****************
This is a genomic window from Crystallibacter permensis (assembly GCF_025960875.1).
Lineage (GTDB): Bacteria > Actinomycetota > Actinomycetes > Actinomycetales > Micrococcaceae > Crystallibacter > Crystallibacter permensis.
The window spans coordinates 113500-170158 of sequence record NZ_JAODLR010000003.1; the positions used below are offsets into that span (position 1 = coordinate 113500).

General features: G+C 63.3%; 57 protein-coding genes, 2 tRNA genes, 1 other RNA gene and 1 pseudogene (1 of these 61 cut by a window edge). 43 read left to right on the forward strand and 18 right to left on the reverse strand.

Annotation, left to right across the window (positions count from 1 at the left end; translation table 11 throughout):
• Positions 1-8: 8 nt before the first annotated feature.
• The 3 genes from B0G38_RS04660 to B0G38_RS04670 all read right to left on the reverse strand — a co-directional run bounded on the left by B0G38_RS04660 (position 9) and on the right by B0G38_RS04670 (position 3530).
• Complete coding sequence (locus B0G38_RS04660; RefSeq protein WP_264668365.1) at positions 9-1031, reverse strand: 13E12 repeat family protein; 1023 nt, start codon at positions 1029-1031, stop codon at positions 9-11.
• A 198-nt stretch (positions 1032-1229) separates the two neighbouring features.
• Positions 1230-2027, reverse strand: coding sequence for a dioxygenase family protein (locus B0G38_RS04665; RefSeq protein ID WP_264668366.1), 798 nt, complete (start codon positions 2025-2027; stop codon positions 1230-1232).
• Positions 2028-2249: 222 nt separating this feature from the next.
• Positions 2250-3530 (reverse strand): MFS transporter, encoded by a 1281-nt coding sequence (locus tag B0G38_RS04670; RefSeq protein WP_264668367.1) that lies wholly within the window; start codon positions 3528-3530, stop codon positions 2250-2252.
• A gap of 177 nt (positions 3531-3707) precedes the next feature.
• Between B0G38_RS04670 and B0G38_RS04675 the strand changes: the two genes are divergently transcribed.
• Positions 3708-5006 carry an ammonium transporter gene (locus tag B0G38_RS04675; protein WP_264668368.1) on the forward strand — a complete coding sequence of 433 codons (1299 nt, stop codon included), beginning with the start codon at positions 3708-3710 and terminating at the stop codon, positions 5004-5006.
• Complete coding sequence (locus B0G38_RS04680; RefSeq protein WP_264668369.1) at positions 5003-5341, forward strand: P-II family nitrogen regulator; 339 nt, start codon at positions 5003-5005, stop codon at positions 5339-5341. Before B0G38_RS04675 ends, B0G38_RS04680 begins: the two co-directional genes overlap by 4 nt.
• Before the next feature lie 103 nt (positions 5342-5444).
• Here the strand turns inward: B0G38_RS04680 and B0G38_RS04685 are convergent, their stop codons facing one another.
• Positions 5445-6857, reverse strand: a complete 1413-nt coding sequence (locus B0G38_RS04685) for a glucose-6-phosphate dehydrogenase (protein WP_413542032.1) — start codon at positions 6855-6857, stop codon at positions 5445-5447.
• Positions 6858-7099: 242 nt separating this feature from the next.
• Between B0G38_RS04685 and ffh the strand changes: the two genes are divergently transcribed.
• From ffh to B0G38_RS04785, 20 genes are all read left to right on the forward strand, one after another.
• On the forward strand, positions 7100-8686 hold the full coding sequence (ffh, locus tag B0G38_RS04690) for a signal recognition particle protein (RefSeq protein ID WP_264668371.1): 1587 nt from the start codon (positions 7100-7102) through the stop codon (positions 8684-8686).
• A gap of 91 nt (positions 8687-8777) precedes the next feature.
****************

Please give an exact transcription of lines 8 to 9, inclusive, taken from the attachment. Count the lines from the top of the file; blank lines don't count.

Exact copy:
• Complete coding sequence (locus B0G38_RS04660; RefSeq protein WP_264668365.1) at positions 9-1031, reverse strand: 13E12 repeat family protein; 1023 nt, start codon at positions 1029-1031, stop codon at positions 9-11.
• A 198-nt stretch (positions 1032-1229) separates the two neighbouring features.